How to figure out disk network latency using cached blocks

I was working on some disk performance problems and came across a simple way to test the latency or delay built into the networks that connect my database servers to their disk storage.  All I have to do is read some disk blocks from a table several times to be sure they are cached in the disk storage server and then flush the database buffer cache and read from the table once more.  Since the blocks are not cached in the database buffer cache but are cached on the disk array the time it takes to read the blocks approaches the time it takes to copy the blocks over the network.  Of course there is some CPU on both the source and target to copy the blocks in memory but the physical disk read is eliminated and you see close to the minimum time it is possible for a transfer to take.

So, here is my simple test script.  It assumes the user, password, and tnsnames.ora name are passed as parameters and that the user is a DBA user like SYSTEM.

connect &1/&2@&3

-- create test that will show how fast reads
-- can be when cached on the disk subsystem

-- document version

select * from v$version;

-- create small table

drop table test;
create table test as select * from dba_tables where rownum < 1000;

-- query three times to get cached in the disk system

select sum(blocks) from test;
select sum(blocks) from test;
select sum(blocks) from test;

-- flush from database cache

alter system flush buffer_cache;

-- reconnect so session waits are cleared

disconnect
connect &1/&2@&3

select sum(blocks) from test;

-- show average scattered read
-- should be best time you can
-- get since blocks are cached
-- in the disk subsystem

VARIABLE monitored_sid number;

begin

SELECT sid into :monitored_sid from v$session 
where audsid=USERENV('SESSIONID');

end;
/

select  
total_waits,
time_waited_micro/total_waits
FROM V$SESSION_EVENT a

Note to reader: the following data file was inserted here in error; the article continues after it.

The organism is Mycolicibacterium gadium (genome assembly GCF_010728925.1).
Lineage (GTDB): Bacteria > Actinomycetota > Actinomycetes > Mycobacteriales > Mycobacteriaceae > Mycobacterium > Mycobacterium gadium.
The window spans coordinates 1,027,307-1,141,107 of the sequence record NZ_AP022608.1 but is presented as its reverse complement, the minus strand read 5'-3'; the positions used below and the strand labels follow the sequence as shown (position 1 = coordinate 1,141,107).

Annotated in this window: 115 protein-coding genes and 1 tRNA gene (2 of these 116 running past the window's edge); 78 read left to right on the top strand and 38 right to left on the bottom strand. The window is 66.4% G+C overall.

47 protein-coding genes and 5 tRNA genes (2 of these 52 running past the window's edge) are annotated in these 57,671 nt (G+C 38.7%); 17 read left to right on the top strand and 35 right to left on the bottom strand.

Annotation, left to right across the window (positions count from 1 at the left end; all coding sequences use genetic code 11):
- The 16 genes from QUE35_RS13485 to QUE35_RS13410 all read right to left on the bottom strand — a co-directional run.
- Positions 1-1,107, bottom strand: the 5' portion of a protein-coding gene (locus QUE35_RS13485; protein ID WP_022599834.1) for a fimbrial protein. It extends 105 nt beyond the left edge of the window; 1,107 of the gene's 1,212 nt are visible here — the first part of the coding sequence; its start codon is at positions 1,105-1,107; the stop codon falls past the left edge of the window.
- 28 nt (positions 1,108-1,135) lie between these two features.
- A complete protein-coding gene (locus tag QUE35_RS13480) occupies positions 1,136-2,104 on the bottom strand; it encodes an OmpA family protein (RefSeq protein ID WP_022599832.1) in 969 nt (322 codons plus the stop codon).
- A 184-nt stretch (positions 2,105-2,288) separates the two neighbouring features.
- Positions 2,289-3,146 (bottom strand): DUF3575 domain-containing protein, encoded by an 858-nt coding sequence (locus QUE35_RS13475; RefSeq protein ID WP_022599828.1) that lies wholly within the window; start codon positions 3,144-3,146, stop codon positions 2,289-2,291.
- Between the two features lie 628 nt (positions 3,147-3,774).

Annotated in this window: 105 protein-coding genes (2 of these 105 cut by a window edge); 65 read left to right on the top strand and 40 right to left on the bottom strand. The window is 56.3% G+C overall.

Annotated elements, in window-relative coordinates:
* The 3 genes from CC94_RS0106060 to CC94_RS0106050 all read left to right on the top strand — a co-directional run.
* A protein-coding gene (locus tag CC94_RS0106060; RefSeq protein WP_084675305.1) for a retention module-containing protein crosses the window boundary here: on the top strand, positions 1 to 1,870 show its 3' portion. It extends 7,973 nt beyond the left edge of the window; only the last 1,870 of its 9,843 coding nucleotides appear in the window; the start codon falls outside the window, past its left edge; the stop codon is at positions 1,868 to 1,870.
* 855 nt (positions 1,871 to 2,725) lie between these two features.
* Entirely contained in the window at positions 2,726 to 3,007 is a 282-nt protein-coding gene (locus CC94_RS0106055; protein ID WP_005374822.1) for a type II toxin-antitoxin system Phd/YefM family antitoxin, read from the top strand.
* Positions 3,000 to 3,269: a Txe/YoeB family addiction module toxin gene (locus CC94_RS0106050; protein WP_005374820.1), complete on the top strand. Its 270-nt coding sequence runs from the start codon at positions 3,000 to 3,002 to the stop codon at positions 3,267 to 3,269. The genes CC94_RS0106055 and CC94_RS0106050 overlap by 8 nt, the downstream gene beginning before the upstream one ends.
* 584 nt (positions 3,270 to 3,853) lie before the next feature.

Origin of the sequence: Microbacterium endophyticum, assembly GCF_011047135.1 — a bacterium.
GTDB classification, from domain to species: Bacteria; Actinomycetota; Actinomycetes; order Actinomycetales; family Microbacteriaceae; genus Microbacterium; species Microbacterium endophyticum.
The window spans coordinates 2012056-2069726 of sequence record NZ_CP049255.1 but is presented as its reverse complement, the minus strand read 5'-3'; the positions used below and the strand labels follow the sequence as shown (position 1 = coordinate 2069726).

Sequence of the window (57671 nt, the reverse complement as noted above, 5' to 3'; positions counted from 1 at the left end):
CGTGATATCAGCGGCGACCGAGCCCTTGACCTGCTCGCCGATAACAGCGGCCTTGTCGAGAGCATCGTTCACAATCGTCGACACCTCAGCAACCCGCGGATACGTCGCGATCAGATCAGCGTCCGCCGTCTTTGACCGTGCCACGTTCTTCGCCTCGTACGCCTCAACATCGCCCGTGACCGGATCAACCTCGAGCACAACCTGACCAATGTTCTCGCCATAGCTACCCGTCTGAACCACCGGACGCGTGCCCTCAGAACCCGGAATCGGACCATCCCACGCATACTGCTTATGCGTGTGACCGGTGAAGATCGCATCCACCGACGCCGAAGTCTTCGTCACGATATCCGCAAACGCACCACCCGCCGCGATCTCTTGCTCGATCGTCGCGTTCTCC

WHERE a.SID= :monitored_sid
and event='db file scattered read';

Here is what the output looks like on a slow system with network problems (over NFS in my case):

TOTAL_WAITS TIME_WAITED_MICRO/TOTAL_WAITS
----------- -----------------------------
          4                       1410.25

Here is what it looks like on a nice fiber network:

TOTAL_WAITS TIME_WAITED_MICRO/TOTAL_WAITS
----------- -----------------------------
          4                          40.5

40 microseconds for a disk read is sweet compared to 1410!

I’ve uploaded the script and three runs I made with it here.

– Bobby

P.S.  I realized this morning that the first example with 40 microseconds for a read is really just pulling from the operating system’s filesystem cache because the database I was testing on doesn’t use direct IO.  Here is a test on a system with the SAN that uses direct IO:

TOTAL_WAITS TIME_WAITED_MICRO/TOTAL_WAITS
----------- -----------------------------
          5                         478.4

I ran this several times and this was the best result.  The others were in the 600-700 microsecond range mostly.  So, I guess when you run the test script you are really testing everything behind the scenes that could benefit from caching except for the database’s buffer cache.  Without direct IO you may never reach your SAN network because you will have cached the blocks at the OS filesystem cache level.

 

About Bobby

I live in Chandler, Arizona with my wife and three daughters. I work for US Foods, the second largest food distribution company in the United States. I've been working as an Oracle database administrator and PeopleSoft administrator since 1994. I'm very interested in Oracle performance tuning.
This entry was posted in Uncategorized. Bookmark the permalink.

Leave a Reply